Howard Zehr proposes five simple questions to measure the breadth of restorative justice present in a process.
- Have the victims experienced justice?
- What are the needs of the victim?
- Have the offenders experienced justice?
- What are the needs and responsibilities of the offenders?
- Has the relationship between the victim and offender been dealt with?
- Have the needs of the community been considered?
- Have the greater implications of this situation been considered in looking towards the future?
Restorative justice is about the importance of caring for the dignity not only of the victim but also of the offender. If in Mexico there are thousands of murders each year, then that means that there are also thousands of murderers. How are we going to bring about the healing and transformation of all of those citizens who have taken part in violent crimes? Even if the retributive legal system worked in this country, we would never have enough space to jail all those involved in criminal activities, and our communities would suffer as incarcerated fathers, brothers, and sons would disappear from daily life.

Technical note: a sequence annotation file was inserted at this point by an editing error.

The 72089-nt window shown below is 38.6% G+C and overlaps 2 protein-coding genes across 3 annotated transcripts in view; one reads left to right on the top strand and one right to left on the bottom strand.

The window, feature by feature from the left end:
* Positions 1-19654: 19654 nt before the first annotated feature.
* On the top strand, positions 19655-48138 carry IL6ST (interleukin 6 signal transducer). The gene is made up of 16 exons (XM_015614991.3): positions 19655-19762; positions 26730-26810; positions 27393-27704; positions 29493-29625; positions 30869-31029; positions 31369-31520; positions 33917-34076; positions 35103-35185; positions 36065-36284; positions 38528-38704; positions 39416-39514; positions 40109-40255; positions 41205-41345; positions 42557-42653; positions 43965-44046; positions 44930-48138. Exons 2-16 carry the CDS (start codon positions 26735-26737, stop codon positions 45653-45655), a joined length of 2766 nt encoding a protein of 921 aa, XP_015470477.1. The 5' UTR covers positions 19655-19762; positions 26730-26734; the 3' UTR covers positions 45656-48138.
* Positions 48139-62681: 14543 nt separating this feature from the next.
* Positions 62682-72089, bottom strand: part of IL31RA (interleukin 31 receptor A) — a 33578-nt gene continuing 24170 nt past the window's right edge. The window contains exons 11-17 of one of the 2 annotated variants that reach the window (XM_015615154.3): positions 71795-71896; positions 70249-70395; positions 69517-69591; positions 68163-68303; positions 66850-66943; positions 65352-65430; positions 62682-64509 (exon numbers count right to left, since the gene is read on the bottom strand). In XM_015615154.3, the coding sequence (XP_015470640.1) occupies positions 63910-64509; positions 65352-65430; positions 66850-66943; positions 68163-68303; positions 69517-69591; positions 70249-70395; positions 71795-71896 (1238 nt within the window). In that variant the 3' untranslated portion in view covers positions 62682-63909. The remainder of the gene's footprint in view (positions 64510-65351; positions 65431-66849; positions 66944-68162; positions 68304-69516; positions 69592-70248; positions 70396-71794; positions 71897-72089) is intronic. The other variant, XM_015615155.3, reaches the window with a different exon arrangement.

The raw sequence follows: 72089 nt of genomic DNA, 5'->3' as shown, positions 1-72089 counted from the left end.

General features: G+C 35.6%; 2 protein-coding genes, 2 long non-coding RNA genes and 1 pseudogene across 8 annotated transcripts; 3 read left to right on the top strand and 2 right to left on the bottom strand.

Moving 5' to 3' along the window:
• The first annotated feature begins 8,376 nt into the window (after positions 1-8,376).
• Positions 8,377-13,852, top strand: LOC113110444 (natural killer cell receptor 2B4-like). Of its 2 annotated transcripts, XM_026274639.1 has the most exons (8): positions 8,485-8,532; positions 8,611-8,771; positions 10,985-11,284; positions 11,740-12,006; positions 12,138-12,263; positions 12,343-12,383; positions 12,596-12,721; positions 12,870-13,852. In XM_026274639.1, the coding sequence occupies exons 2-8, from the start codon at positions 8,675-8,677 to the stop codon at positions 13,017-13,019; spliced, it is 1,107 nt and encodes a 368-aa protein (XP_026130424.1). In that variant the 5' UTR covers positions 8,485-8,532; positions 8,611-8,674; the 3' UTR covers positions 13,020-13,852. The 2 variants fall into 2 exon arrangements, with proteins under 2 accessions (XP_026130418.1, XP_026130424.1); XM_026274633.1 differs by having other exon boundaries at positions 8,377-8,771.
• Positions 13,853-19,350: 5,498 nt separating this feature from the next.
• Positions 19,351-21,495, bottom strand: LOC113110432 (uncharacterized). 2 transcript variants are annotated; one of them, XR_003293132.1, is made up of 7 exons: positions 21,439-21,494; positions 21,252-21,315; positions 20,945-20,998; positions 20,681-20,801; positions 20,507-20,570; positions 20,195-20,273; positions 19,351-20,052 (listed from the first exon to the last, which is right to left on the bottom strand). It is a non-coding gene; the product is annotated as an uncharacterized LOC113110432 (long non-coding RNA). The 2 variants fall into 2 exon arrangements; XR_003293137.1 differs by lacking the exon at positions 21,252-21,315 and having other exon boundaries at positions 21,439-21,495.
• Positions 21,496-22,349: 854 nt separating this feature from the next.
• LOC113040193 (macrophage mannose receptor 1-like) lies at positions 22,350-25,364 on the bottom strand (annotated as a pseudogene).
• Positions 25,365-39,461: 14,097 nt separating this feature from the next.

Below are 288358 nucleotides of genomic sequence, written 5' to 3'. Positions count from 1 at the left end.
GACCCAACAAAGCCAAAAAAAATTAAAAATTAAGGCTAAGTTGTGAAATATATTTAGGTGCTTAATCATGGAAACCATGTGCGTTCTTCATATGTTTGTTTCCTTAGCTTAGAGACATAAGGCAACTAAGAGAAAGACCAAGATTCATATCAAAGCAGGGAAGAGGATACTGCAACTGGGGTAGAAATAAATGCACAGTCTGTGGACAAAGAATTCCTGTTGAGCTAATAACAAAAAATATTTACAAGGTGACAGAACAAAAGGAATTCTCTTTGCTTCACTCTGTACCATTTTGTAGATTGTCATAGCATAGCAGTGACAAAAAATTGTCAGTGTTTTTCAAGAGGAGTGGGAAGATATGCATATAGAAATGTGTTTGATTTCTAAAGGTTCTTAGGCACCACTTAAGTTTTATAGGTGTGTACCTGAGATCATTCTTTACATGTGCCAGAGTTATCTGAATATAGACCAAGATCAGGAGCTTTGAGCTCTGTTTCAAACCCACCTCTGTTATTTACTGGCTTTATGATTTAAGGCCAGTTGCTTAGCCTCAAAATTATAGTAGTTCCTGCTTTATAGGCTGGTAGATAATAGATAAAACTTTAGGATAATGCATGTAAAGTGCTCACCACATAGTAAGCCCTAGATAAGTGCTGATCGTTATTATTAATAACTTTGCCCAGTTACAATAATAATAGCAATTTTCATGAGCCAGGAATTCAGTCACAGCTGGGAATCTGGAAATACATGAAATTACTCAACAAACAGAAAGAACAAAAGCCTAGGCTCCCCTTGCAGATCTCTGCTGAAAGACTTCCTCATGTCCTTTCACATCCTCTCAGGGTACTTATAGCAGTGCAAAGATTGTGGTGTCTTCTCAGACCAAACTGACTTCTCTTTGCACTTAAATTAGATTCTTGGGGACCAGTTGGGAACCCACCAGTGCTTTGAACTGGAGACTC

Can there be a justice-serving path for offenders, even murderers, to be reintegrated into our society? Can we find ways to bring healing to offenders as well as victims? What can we do as church leaders in the face of such widespread violence?
We can start to practice and apply restorative processes in our local churches, teaching people how to commit to community covenants and participate in restorative circle processes when those covenants are violated or damaged. We can educate the members of our churches on the different forms of justice, on how systemic injustice creates the environment of hopelessness and powerlessness where crime can flourish, and on how to implement restorative practices in their families and communities as well as church relationships. We can create opportunities to apply these practices first in small ways and with simpler issues before tackling the big ones. The most important skills we can teach the members of our churches are:
- To listen with empathy and curiosity, suspending judgment until all the voices have been heard.
- To speak the truth from our hearts, nurturing, and caring for our dignity as we consider and uphold the dignity of others.
Perhaps if we model restorative justice practices in our churches, then we can begin, one drop of water at a time, to fill the empty bucket of justice with new ways to correct wrongs and restore right relationships. Relationships in families, friends, and community are at the heart of Mexican culture. May we be instruments in the healing of that heart.
Elena Huegel serves as a Mission Co-worker with the Intercultural Research and Studies Institute (INESIN), Chiapas, Mexico. Her appointment is made possible by your gifts to Disciples Mission Fund, Our Church’s Wider Mission, WOC, OGHS, and your special gifts.